Emergency Services Conference 2017 - a review
Using Geographic Information Systems (GIS) to support collaboration between emergency services.
A review of the 2017 Cadcorp Emergency Services Conference, Manchester Central.
Collaboration between emergency services has progressed substantially over recent years. Community stations are being built throughout the UK to provide shared premises for Police, Fire and Ambulance organisations. Emergency services are increasingly sharing back office systems, including command and control; and Fire and Rescue Services are co-responding to provide emergency medical cover.
This was the main point of discussion at the annual Emergency Services Conference held by British GIS and web mapping software developer Cadcorp. Representatives from fire, police and ambulance services attended from around the UK. All sharing a common interest in the use of GIS and web mapping in improving their service. Attendees took the opportunity to learn from other emergency services about their innovative use of GIS technology, and recent Cadcorp product developments. Cadcorp’s UK sales manager, Gary Randle, set the scene on the prevailing challenges for emergency services and the role GIS could play. His introduction was followed by a presentation from Clare Nolan, Strategic Risk Analyst of Greater Manchester Fire and Rescue Service (GMFRS).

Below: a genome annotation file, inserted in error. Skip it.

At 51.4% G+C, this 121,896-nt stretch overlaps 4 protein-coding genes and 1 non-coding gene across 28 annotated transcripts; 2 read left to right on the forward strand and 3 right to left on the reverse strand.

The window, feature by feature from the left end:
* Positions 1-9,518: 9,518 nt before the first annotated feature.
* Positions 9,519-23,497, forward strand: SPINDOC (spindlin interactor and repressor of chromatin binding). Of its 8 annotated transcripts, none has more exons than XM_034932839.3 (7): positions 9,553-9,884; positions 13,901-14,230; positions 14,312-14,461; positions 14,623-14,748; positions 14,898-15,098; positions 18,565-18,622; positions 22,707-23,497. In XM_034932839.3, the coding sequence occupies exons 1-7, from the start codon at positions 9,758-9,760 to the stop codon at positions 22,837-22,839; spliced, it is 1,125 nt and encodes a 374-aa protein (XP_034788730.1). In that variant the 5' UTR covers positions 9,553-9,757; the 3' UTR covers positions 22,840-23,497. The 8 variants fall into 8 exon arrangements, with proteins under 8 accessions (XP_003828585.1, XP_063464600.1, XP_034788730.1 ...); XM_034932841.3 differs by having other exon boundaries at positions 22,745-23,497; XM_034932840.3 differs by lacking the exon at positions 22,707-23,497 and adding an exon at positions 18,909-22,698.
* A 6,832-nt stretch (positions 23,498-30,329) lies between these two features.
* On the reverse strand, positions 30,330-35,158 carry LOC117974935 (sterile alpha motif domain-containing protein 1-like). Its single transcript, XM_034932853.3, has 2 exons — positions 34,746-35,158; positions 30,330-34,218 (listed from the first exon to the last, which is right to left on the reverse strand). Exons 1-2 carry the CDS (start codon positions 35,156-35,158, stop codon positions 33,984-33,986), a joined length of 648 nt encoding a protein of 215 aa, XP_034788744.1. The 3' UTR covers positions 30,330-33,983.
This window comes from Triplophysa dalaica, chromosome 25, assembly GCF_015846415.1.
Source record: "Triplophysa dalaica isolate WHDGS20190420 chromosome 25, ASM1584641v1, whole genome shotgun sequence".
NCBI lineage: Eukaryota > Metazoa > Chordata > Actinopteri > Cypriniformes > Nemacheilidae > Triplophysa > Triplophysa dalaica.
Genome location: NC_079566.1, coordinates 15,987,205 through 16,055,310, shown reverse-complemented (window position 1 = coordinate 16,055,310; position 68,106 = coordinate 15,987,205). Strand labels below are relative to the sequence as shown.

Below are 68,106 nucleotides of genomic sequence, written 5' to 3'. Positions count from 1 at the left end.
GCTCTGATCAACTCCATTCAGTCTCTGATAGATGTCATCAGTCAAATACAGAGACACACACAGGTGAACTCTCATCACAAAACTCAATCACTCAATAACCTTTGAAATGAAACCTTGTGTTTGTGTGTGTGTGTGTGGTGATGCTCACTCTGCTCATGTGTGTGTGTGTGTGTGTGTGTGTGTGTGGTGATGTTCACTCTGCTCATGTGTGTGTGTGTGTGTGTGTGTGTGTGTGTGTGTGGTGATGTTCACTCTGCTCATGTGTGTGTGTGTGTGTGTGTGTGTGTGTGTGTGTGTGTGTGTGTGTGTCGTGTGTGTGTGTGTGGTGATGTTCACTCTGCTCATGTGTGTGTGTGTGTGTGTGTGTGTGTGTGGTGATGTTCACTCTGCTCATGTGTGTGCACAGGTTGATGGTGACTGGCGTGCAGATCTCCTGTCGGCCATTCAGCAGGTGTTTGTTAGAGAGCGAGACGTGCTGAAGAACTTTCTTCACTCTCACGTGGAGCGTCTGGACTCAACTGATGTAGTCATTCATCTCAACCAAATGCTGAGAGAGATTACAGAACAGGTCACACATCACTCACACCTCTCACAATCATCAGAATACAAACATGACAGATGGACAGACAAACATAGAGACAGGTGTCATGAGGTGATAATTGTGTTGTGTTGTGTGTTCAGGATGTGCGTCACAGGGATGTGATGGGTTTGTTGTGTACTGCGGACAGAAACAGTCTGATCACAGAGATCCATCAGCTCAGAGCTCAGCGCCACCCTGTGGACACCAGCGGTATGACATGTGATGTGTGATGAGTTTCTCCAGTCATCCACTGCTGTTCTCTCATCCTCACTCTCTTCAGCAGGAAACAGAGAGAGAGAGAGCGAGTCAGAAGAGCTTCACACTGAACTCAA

In 2016 GMFRS responded to over 35,000 incidents and equipment was mobilised on 65,000 occasions. Clare’s talk centered on the modelling of future resource, in particular focusing on the effect of station relocation and standby moves on response. Clare explained that a standby move is movement of a resource to ensure cover is provided across an operational area. Clare said the work carried out using Cadcorp’s desktop software Map Modeller and Workload Modeller, resulted in a more efficient management of standby moves.
Ben O’Hara, Information Specialist at West Yorkshire Police found GIS could be successfully used to reduce burglaries in Leeds.
In his presentation ‘Predicting crime’, Ben drew from previous research at Greater Manchester Police where it was demonstrated that a burglar would repeatedly return to a ‘successful’ area. That is, until something occurs to disrupt their feeling of ‘comfort’ about an area. Referred to as the ‘Optimal Forager Theory’, it could be likened to the feeding habits of buffaloes. The project used algorithms developed by University College London (UCL) to create a patrol plan that identified and covered those streets at highest risk of crime. The patrol plans were distributed to officers in the field using Cadcorp Web Map Layers on mobile devices. The activity resulted in a disruption to the crime pattern, and the number of burglaries was reduced in the city.
John Phillips of Shropshire Fire and Rescue gave a user perspective on upgrading to the latest version of Cadcorp’s web application, Web Map Layers. Their application, called GIRAFFE (Geographical Information Readily Available For Fire Employees) went live on the corporate intranet in September 2016. John recounted how Local Knowledge™, a web service set up by Cadcorp to display distance to the nearest hydrant, area commander contact and flood zone location, was becoming indispensable to users.